Sadly the 12 and 14 models were not selling in sufficiently large numbers, but Hadfields managed the firm so ineptly that within three years the marque's reputation was in tatters. Hadfields' 1928 Bean has been said to be one of the most unreliable models ever produced by a mainstream motor manufacturer, though a more auspicious beginning came with the production in 1927 of the 18/50 which used the 2.7 litre version of a Meadows overhead valve engine and gearbox. The radiator badge was redesigned and the Bean lion became what has been unkindly dubbed the 'anguished griffin'. The 14 became the Long 14 and only available with saloon or landaulette bodies, there was also the Short 14 which had the 14 engine in the 12 chassis to pep up performance, a combination that had been used to good effect in the single-seater car the company had used on hill-climbs in 1924-5. Only the Short 14 lasted into 1928 alongside the new 14/40 which was slightly smaller and noticeably faster than the 14 though the design was a mixture of austere and extravagant. The car's maximum speed was 58mph and it cruised at an 'effortless' 50mph. By January when production began the car was re-christened 14/45 as Ricardo had managed to extract more than 40 bhp from the engine.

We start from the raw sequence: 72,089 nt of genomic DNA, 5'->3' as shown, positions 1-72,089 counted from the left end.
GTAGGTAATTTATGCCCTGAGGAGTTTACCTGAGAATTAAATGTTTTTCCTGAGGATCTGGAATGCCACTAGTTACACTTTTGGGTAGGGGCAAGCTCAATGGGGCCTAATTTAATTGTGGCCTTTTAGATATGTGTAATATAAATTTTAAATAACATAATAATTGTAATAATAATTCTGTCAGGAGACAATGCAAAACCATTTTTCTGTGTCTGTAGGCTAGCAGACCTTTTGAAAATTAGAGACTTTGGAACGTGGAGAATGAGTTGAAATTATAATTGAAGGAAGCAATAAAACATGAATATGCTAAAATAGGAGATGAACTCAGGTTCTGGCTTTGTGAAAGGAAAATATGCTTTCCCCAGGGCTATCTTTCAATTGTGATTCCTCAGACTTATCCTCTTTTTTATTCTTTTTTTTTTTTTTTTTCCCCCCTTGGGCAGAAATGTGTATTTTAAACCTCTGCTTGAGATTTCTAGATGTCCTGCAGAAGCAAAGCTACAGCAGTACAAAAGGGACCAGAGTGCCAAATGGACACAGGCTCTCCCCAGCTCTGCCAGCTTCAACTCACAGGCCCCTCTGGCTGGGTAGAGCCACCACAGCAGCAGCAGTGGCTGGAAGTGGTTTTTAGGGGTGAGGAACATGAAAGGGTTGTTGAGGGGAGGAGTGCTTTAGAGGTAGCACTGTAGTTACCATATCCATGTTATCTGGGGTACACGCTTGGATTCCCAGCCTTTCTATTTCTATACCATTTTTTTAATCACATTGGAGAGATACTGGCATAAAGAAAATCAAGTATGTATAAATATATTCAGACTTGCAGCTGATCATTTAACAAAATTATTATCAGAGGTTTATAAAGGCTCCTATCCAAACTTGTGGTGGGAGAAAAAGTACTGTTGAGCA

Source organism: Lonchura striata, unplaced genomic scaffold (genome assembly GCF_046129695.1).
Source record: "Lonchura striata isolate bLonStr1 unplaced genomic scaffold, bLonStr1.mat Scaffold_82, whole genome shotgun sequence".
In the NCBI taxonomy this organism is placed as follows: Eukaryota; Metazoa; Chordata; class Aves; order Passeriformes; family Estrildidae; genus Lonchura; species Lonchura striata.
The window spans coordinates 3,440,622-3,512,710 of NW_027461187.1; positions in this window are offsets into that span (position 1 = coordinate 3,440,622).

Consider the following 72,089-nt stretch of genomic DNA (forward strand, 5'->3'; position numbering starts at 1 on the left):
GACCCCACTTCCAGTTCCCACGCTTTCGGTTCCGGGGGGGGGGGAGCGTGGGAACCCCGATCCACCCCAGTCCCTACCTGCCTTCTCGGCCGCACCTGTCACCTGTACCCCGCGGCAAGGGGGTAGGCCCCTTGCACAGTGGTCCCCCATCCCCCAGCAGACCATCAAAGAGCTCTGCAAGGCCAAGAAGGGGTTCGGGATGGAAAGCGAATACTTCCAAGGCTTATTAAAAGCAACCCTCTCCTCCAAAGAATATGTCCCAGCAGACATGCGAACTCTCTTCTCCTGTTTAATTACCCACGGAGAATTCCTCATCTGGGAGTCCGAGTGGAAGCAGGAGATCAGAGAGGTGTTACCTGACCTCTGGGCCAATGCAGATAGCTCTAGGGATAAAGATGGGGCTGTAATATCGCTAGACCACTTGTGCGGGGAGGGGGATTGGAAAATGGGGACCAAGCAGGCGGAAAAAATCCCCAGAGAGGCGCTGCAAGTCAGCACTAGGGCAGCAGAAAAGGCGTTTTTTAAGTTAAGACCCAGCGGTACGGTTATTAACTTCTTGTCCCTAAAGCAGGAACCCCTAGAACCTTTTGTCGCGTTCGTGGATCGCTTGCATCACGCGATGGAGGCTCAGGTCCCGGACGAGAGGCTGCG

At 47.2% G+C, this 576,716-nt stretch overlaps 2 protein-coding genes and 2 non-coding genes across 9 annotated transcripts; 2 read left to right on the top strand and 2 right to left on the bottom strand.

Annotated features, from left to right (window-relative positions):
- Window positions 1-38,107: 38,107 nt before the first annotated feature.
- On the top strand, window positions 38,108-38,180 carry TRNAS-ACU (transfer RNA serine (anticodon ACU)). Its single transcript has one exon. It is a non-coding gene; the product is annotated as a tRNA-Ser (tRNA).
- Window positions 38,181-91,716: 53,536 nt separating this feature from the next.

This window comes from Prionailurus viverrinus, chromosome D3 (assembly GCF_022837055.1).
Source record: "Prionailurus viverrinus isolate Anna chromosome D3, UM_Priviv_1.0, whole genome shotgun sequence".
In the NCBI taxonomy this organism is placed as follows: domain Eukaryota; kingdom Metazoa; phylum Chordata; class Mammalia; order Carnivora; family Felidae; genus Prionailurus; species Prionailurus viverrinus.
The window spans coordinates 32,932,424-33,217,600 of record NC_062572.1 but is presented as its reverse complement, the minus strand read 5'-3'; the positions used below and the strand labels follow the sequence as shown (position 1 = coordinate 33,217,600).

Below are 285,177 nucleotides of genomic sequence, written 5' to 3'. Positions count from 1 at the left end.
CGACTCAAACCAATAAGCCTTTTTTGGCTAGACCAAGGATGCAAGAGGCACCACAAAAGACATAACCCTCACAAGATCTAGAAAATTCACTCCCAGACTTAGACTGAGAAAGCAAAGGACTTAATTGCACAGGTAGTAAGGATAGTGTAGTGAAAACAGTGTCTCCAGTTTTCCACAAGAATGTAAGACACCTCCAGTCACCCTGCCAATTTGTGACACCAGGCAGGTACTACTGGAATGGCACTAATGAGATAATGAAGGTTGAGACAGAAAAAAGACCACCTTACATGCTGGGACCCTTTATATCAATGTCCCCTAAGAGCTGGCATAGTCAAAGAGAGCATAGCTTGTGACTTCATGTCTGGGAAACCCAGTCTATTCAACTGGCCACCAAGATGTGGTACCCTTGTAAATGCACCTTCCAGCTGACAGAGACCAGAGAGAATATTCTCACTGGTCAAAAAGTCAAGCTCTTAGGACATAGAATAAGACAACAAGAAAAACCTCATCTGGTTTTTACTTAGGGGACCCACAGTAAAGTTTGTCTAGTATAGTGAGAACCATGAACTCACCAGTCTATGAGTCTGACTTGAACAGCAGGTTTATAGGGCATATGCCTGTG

For the 1928 Motor Show the 14/45 was acompanied by the new 14/70 Hadfield-Bean. However what has been called deplorable design and under-development was catching up with the firm in the form of faults caused by the spring-mounting of the engine, but more seriously from the overhead worm-drive back axle, which manufacturer David Brown had warned was unsuitable for the task. Efforts to remedy the problems were successful but the damage to the firm's reputation was terminal. In March 1929 Cecil Bianchi formerly chief engineer at Crossley Motors became the works manager; he was asked to test-drive the company's products and prepare a report. Thus it was that car production ceased in the summer of 1929 though Bianchi detected a 'ray of hope' in the commercial vehicle line.
And yet in 1976 Dick Sefton's 1928 14/40 travelled overland from Northern Ireland to India without a single problem until a broken gear selector delayed him in India, thus he missed his boat for the onward journey to Australia. Sefton had hoped to repeat the epic journey of Francis Birtles, who having accomplished the trip from Darwin to Melbourne via Sydney, was enthused to make one from Britain to Australia - See photo of the car below.
Darwin to Melbourne was accomplished in the special car Beans made for Birtles which consisted of a 14 engine in a special two-seater body which he christened "Sundowner". Birtles and his journalist friend and travelling companion Malcolm Ellis arrived at Bean's head office in Dudley in January 1927 and were given a prototype model designed by Kerr Thomas, called the Imperial Six which was intended for the colonies. The car stripped its crown wheel and pinion even before the going got tough, but the journey was abandoned when the same thing happened in India. The indefatigable Birtles returned to London in October 1927 with the Sundowner and set off again. After many vicissitudes they reached Melbourne on 25th July 1928 nine months and some 16,000 miles later.